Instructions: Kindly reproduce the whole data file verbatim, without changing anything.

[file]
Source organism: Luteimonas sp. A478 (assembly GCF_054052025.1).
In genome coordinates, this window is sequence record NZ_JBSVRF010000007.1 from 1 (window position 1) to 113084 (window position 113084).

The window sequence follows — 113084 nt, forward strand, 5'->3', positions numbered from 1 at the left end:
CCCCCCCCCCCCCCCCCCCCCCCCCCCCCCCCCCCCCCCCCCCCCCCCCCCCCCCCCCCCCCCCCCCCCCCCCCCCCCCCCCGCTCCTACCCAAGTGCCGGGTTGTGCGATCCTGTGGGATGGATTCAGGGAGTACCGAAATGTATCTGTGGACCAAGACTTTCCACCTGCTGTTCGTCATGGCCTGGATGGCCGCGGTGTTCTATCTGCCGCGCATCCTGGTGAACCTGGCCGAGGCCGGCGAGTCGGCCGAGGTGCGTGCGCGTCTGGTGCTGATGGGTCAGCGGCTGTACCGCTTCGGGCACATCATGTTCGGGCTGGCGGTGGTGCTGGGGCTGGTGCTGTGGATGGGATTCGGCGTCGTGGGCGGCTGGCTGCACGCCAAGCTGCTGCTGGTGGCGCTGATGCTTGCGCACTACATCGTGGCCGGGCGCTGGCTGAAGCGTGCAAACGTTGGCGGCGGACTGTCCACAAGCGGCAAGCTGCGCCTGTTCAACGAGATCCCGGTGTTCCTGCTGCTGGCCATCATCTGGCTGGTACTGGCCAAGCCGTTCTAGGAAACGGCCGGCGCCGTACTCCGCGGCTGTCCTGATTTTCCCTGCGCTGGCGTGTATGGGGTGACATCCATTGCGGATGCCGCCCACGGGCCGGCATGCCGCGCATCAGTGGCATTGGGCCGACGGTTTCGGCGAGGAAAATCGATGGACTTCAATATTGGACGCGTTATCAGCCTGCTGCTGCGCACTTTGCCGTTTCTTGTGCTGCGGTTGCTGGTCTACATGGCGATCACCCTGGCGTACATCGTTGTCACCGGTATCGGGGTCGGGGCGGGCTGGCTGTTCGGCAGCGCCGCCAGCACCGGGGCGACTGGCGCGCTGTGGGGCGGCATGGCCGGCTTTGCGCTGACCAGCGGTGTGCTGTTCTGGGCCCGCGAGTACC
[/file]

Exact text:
Source organism: Luteimonas sp. A478 (assembly GCF_054052025.1).
In genome coordinates, this window is sequence record NZ_JBSVRF010000007.1 from 1 (window position 1) to 113084 (window position 113084).

The window sequence follows — 113084 nt, forward strand, 5'->3', positions numbered from 1 at the left end:
CCCCCCCCCCCCCCCCCCCCCCCCCCCCCCCCCCCCCCCCCCCCCCCCCCCCCCCCCCCCCCCCCCCCCCCCCCCCCCCCCCGCTCCTACCCAAGTGCCGGGTTGTGCGATCCTGTGGGATGGATTCAGGGAGTACCGAAATGTATCTGTGGACCAAGACTTTCCACCTGCTGTTCGTCATGGCCTGGATGGCCGCGGTGTTCTATCTGCCGCGCATCCTGGTGAACCTGGCCGAGGCCGGCGAGTCGGCCGAGGTGCGTGCGCGTCTGGTGCTGATGGGTCAGCGGCTGTACCGCTTCGGGCACATCATGTTCGGGCTGGCGGTGGTGCTGGGGCTGGTGCTGTGGATGGGATTCGGCGTCGTGGGCGGCTGGCTGCACGCCAAGCTGCTGCTGGTGGCGCTGATGCTTGCGCACTACATCGTGGCCGGGCGCTGGCTGAAGCGTGCAAACGTTGGCGGCGGACTGTCCACAAGCGGCAAGCTGCGCCTGTTCAACGAGATCCCGGTGTTCCTGCTGCTGGCCATCATCTGGCTGGTACTGGCCAAGCCGTTCTAGGAAACGGCCGGCGCCGTACTCCGCGGCTGTCCTGATTTTCCCTGCGCTGGCGTGTATGGGGTGACATCCATTGCGGATGCCGCCCACGGGCCGGCATGCCGCGCATCAGTGGCATTGGGCCGACGGTTTCGGCGAGGAAAATCGATGGACTTCAATATTGGACGCGTTATCAGCCTGCTGCTGCGCACTTTGCCGTTTCTTGTGCTGCGGTTGCTGGTCTACATGGCGATCACCCTGGCGTACATCGTTGTCACCGGTATCGGGGTCGGGGCGGGCTGGCTGTTCGGCAGCGCCGCCAGCACCGGGGCGACTGGCGCGCTGTGGGGCGGCATGGCCGGCTTTGCGCTGACCAGCGGTGTGCTGTTCTGGGCCCGCGAGTACC